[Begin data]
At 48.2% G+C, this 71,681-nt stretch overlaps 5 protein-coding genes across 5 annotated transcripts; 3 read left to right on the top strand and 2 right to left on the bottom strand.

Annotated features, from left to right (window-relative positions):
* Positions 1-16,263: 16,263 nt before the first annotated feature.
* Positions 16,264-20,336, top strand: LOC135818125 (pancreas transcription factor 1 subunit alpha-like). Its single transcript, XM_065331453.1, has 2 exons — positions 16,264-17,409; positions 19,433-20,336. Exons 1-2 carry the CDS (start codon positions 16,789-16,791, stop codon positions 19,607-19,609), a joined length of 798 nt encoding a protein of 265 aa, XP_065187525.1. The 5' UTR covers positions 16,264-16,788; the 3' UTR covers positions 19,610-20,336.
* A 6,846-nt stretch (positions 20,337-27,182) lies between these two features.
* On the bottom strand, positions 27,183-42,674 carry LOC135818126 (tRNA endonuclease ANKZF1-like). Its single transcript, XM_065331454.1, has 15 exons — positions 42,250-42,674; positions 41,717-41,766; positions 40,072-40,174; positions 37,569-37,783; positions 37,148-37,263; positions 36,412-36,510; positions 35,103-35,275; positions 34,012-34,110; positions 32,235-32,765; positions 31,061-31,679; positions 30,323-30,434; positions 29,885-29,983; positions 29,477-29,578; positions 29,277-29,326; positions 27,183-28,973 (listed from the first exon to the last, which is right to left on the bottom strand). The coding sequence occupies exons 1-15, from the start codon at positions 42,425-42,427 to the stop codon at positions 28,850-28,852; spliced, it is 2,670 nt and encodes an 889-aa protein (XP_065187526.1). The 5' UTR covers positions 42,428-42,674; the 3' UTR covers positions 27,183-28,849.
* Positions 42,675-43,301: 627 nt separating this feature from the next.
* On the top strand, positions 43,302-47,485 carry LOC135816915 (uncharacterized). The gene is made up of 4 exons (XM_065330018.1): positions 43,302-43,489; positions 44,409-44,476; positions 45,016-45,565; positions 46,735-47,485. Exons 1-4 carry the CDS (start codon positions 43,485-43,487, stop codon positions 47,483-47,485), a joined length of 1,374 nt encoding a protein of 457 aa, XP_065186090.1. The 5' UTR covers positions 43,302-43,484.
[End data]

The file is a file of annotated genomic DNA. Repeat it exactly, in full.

At 48.2% G+C, this 71,681-nt stretch overlaps 5 protein-coding genes across 5 annotated transcripts; 3 read left to right on the top strand and 2 right to left on the bottom strand.

Annotated features, from left to right (window-relative positions):
* Positions 1-16,263: 16,263 nt before the first annotated feature.
* Positions 16,264-20,336, top strand: LOC135818125 (pancreas transcription factor 1 subunit alpha-like). Its single transcript, XM_065331453.1, has 2 exons — positions 16,264-17,409; positions 19,433-20,336. Exons 1-2 carry the CDS (start codon positions 16,789-16,791, stop codon positions 19,607-19,609), a joined length of 798 nt encoding a protein of 265 aa, XP_065187525.1. The 5' UTR covers positions 16,264-16,788; the 3' UTR covers positions 19,610-20,336.
* A 6,846-nt stretch (positions 20,337-27,182) lies between these two features.
* On the bottom strand, positions 27,183-42,674 carry LOC135818126 (tRNA endonuclease ANKZF1-like). Its single transcript, XM_065331454.1, has 15 exons — positions 42,250-42,674; positions 41,717-41,766; positions 40,072-40,174; positions 37,569-37,783; positions 37,148-37,263; positions 36,412-36,510; positions 35,103-35,275; positions 34,012-34,110; positions 32,235-32,765; positions 31,061-31,679; positions 30,323-30,434; positions 29,885-29,983; positions 29,477-29,578; positions 29,277-29,326; positions 27,183-28,973 (listed from the first exon to the last, which is right to left on the bottom strand). The coding sequence occupies exons 1-15, from the start codon at positions 42,425-42,427 to the stop codon at positions 28,850-28,852; spliced, it is 2,670 nt and encodes an 889-aa protein (XP_065187526.1). The 5' UTR covers positions 42,428-42,674; the 3' UTR covers positions 27,183-28,849.
* Positions 42,675-43,301: 627 nt separating this feature from the next.
* On the top strand, positions 43,302-47,485 carry LOC135816915 (uncharacterized). The gene is made up of 4 exons (XM_065330018.1): positions 43,302-43,489; positions 44,409-44,476; positions 45,016-45,565; positions 46,735-47,485. Exons 1-4 carry the CDS (start codon positions 43,485-43,487, stop codon positions 47,483-47,485), a joined length of 1,374 nt encoding a protein of 457 aa, XP_065186090.1. The 5' UTR covers positions 43,302-43,484.